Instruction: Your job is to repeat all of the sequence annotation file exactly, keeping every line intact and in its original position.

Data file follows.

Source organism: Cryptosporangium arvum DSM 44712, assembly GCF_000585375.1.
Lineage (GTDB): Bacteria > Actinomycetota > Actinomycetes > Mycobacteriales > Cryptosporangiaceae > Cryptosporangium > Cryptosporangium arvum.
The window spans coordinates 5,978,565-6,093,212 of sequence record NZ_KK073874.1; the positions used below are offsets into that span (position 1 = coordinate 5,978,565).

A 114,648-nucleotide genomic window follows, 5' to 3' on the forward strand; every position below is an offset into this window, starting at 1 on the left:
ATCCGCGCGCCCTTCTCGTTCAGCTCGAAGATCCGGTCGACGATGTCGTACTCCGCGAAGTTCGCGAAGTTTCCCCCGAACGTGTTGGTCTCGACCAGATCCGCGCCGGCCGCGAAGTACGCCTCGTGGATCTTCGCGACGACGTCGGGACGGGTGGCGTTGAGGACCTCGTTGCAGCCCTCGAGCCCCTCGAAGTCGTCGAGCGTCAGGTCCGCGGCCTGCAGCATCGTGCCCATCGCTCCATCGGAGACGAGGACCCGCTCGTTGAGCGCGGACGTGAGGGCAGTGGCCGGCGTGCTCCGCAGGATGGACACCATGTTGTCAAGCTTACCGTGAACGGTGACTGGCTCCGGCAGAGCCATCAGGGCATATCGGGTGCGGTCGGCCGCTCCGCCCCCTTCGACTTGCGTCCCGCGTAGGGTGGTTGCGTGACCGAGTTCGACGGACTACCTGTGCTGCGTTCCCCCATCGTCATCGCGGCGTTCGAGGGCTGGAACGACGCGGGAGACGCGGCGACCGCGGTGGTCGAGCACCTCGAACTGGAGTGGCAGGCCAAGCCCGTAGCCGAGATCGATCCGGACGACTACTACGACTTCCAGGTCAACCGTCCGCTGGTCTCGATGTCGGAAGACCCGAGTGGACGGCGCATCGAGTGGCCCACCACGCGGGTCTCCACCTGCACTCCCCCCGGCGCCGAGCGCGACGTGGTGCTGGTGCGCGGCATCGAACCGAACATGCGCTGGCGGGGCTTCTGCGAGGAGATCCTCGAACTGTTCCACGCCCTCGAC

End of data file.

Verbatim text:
Source organism: Cryptosporangium arvum DSM 44712, assembly GCF_000585375.1.
Lineage (GTDB): Bacteria > Actinomycetota > Actinomycetes > Mycobacteriales > Cryptosporangiaceae > Cryptosporangium > Cryptosporangium arvum.
The window spans coordinates 5,978,565-6,093,212 of sequence record NZ_KK073874.1; the positions used below are offsets into that span (position 1 = coordinate 5,978,565).

A 114,648-nucleotide genomic window follows, 5' to 3' on the forward strand; every position below is an offset into this window, starting at 1 on the left:
ATCCGCGCGCCCTTCTCGTTCAGCTCGAAGATCCGGTCGACGATGTCGTACTCCGCGAAGTTCGCGAAGTTTCCCCCGAACGTGTTGGTCTCGACCAGATCCGCGCCGGCCGCGAAGTACGCCTCGTGGATCTTCGCGACGACGTCGGGACGGGTGGCGTTGAGGACCTCGTTGCAGCCCTCGAGCCCCTCGAAGTCGTCGAGCGTCAGGTCCGCGGCCTGCAGCATCGTGCCCATCGCTCCATCGGAGACGAGGACCCGCTCGTTGAGCGCGGACGTGAGGGCAGTGGCCGGCGTGCTCCGCAGGATGGACACCATGTTGTCAAGCTTACCGTGAACGGTGACTGGCTCCGGCAGAGCCATCAGGGCATATCGGGTGCGGTCGGCCGCTCCGCCCCCTTCGACTTGCGTCCCGCGTAGGGTGGTTGCGTGACCGAGTTCGACGGACTACCTGTGCTGCGTTCCCCCATCGTCATCGCGGCGTTCGAGGGCTGGAACGACGCGGGAGACGCGGCGACCGCGGTGGTCGAGCACCTCGAACTGGAGTGGCAGGCCAAGCCCGTAGCCGAGATCGATCCGGACGACTACTACGACTTCCAGGTCAACCGTCCGCTGGTCTCGATGTCGGAAGACCCGAGTGGACGGCGCATCGAGTGGCCCACCACGCGGGTCTCCACCTGCACTCCCCCCGGCGCCGAGCGCGACGTGGTGCTGGTGCGCGGCATCGAACCGAACATGCGCTGGCGGGGCTTCTGCGAGGAGATCCTCGAACTGTTCCACGCCCTCGAC